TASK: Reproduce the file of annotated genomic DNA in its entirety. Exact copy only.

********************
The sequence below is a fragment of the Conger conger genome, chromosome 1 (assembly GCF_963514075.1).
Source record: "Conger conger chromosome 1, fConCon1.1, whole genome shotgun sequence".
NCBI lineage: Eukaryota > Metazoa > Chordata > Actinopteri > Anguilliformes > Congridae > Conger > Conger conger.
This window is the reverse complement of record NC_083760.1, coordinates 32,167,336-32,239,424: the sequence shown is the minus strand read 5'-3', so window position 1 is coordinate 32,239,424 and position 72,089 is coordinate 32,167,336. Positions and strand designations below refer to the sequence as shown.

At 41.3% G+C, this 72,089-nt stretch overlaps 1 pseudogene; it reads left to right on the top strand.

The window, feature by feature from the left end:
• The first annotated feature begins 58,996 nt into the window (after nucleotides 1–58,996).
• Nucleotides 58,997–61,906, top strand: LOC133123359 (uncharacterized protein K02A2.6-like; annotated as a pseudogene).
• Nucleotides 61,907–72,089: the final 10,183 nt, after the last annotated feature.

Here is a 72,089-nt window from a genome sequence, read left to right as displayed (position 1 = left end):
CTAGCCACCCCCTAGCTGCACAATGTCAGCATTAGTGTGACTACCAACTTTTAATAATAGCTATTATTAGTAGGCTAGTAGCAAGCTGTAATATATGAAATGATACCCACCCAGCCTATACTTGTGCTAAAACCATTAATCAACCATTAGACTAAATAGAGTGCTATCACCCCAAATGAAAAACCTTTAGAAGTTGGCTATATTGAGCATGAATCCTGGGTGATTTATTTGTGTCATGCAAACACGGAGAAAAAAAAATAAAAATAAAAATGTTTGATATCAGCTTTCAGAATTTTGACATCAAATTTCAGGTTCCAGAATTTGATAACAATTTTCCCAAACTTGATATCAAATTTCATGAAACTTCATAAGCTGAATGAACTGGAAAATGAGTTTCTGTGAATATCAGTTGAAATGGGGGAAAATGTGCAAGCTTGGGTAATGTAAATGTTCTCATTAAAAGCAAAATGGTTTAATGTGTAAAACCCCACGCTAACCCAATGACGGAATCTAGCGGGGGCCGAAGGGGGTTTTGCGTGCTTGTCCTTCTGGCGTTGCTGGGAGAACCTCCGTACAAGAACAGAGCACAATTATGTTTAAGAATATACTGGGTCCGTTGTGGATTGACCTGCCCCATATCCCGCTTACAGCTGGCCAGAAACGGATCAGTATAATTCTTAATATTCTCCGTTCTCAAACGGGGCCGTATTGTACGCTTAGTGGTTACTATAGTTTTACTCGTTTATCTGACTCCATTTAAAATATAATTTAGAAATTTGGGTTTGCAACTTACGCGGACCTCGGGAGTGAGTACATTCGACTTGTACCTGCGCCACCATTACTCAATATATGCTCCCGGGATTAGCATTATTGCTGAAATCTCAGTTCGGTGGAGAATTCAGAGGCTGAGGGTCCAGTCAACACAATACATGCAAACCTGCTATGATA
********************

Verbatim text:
The sequence below is a fragment of the Conger conger genome, chromosome 1 (assembly GCF_963514075.1).
Source record: "Conger conger chromosome 1, fConCon1.1, whole genome shotgun sequence".
NCBI lineage: Eukaryota > Metazoa > Chordata > Actinopteri > Anguilliformes > Congridae > Conger > Conger conger.
This window is the reverse complement of record NC_083760.1, coordinates 32,167,336-32,239,424: the sequence shown is the minus strand read 5'-3', so window position 1 is coordinate 32,239,424 and position 72,089 is coordinate 32,167,336. Positions and strand designations below refer to the sequence as shown.

At 41.3% G+C, this 72,089-nt stretch overlaps 1 pseudogene; it reads left to right on the top strand.

The window, feature by feature from the left end:
• The first annotated feature begins 58,996 nt into the window (after nucleotides 1–58,996).
• Nucleotides 58,997–61,906, top strand: LOC133123359 (uncharacterized protein K02A2.6-like; annotated as a pseudogene).
• Nucleotides 61,907–72,089: the final 10,183 nt, after the last annotated feature.

Here is a 72,089-nt window from a genome sequence, read left to right as displayed (position 1 = left end):
CTAGCCACCCCCTAGCTGCACAATGTCAGCATTAGTGTGACTACCAACTTTTAATAATAGCTATTATTAGTAGGCTAGTAGCAAGCTGTAATATATGAAATGATACCCACCCAGCCTATACTTGTGCTAAAACCATTAATCAACCATTAGACTAAATAGAGTGCTATCACCCCAAATGAAAAACCTTTAGAAGTTGGCTATATTGAGCATGAATCCTGGGTGATTTATTTGTGTCATGCAAACACGGAGAAAAAAAAATAAAAATAAAAATGTTTGATATCAGCTTTCAGAATTTTGACATCAAATTTCAGGTTCCAGAATTTGATAACAATTTTCCCAAACTTGATATCAAATTTCATGAAACTTCATAAGCTGAATGAACTGGAAAATGAGTTTCTGTGAATATCAGTTGAAATGGGGGAAAATGTGCAAGCTTGGGTAATGTAAATGTTCTCATTAAAAGCAAAATGGTTTAATGTGTAAAACCCCACGCTAACCCAATGACGGAATCTAGCGGGGGCCGAAGGGGGTTTTGCGTGCTTGTCCTTCTGGCGTTGCTGGGAGAACCTCCGTACAAGAACAGAGCACAATTATGTTTAAGAATATACTGGGTCCGTTGTGGATTGACCTGCCCCATATCCCGCTTACAGCTGGCCAGAAACGGATCAGTATAATTCTTAATATTCTCCGTTCTCAAACGGGGCCGTATTGTACGCTTAGTGGTTACTATAGTTTTACTCGTTTATCTGACTCCATTTAAAATATAATTTAGAAATTTGGGTTTGCAACTTACGCGGACCTCGGGAGTGAGTACATTCGACTTGTACCTGCGCCACCATTACTCAATATATGCTCCCGGGATTAGCATTATTGCTGAAATCTCAGTTCGGTGGAGAATTCAGAGGCTGAGGGTCCAGTCAACACAATACATGCAAACCTGCTATGATA